In one, a farmer hooked a large, specially baked pancake on one of a cow’s horns. Others gathered about to sing and dance around the unsuspecting bovine and encourage it to toss its head. If the cake fell off in front of the cow, it foretold good luck, if behind, bad.

In Hertfordshire, at sunrise on New Year’s Day, farmers burned a hawthorn bush in the fields to ensure good luck and bountiful crops.

Creaming the Well

In some regions, young women raced to draw the first water from the well, a practice known as ‘creaming the well.’ Possession of this water meant marriage within the coming year if she could get the man she desired to marry to drink the water before the end of the day.

Others believed the water had curative properties and even washed the udders of cows with it to ensure productivity.

Until the 18th century, gifts of food, money and clothing (especially gloves) were exchanged on New Year’s Day instead of Christmas or Twelfth Night.

In Scotland and the northern regions of England, traditional New Year’s foods included: shortbread, venison pie, haggis, black bun (similar to mince pie) and rumbledethumps, similar to bubble and squeak or colcannon.

wassailng cow x 350

Wassailing

Wassailing and caroling are often used interchangeably as terms for singers going from house to house. But in the Regency era, particularly in cider producing regions, wassailing had a different meaning.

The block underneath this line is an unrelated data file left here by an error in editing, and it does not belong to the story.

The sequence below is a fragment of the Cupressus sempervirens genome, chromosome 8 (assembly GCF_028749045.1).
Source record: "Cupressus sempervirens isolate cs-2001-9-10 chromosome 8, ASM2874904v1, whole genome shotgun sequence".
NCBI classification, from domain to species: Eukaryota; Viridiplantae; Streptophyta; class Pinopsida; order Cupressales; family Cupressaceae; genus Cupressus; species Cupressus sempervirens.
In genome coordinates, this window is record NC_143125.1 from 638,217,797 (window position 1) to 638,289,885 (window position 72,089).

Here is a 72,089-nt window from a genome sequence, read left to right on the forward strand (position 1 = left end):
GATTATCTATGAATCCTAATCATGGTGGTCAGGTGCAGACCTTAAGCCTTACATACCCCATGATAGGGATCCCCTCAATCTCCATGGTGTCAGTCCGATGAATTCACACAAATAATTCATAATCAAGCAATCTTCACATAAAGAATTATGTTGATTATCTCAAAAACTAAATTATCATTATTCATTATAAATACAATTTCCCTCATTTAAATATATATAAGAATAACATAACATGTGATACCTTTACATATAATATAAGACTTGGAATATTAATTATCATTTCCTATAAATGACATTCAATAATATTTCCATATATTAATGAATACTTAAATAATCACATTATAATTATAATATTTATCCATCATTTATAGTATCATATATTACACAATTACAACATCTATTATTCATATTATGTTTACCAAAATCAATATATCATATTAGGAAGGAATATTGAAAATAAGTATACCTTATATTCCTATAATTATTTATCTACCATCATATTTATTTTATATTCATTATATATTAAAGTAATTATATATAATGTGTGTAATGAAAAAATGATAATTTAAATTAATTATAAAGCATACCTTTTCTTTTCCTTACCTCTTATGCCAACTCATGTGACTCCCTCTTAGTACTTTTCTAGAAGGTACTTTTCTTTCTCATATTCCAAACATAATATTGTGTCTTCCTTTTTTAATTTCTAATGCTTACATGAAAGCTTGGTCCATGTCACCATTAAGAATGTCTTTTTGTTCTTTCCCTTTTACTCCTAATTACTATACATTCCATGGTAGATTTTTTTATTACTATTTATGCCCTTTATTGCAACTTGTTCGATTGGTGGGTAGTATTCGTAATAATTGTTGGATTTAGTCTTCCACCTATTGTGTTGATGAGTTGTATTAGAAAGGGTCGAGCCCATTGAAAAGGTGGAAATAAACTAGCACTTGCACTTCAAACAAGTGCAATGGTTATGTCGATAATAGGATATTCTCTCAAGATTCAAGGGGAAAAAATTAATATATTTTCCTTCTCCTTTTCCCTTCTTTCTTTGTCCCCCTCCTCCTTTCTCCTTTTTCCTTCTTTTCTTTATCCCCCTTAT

Wassailers might go from door to door, with a large wassail bowl filled with spiced ale. They sang and drank to the health of those they visited. In return, recipients of their blessings gave them drink, money and Christmas food.

On the Twelfth Night or its eve, wassailers also blessed orchards and fields and sometimes even cows. A wassail King and Queen led the singers in a tune as they traversed from one orchard to the next.

In some traditions, the Queen would be lifted into one of the trees, often the largest, where she placed wassail soaked toast as a gift to the tree spirits.

Other customs had the men bless the tree and drink to its health. They would circle the largest tree in the orchard while singing and splashing it with cider. The rest of the group would sing, shout, blow horns, and bang drums or pots, until gunmen fired a volley into the branches in hopes of chasing away evil spirits. Sometimes, fires were lit and tended through the night while the wassailers went to the next orchard.

In Herefordshire, wheat fields were lit with bonfires and wassailed similarly to orchards.

AUTHOR BIO:

Though Maria Grace has been writing fiction since she was ten years old, those early efforts happily reside in a file drawer and are unlikely to see the light of day again, for which many are grateful. After penning five file-drawer novels in high school, she took a break from writing to pursue college and earn her doctorate in Educational Psychology. After 16 years of university teaching, she returned to her first love, fiction writing.

She has one husband, two graduate degrees and two black belts, three sons, four undergraduate majors, five nieces, sewn six Regency era costumes, written seven Regency-era fiction projects, and designed eight websites. To round out the list, she cooks for nine in order to accommodate the growing boys and usually makes ten meals at a time so she only cooks twice a month.

Website | Facebook | Twitter  | Goodreads | Pinterest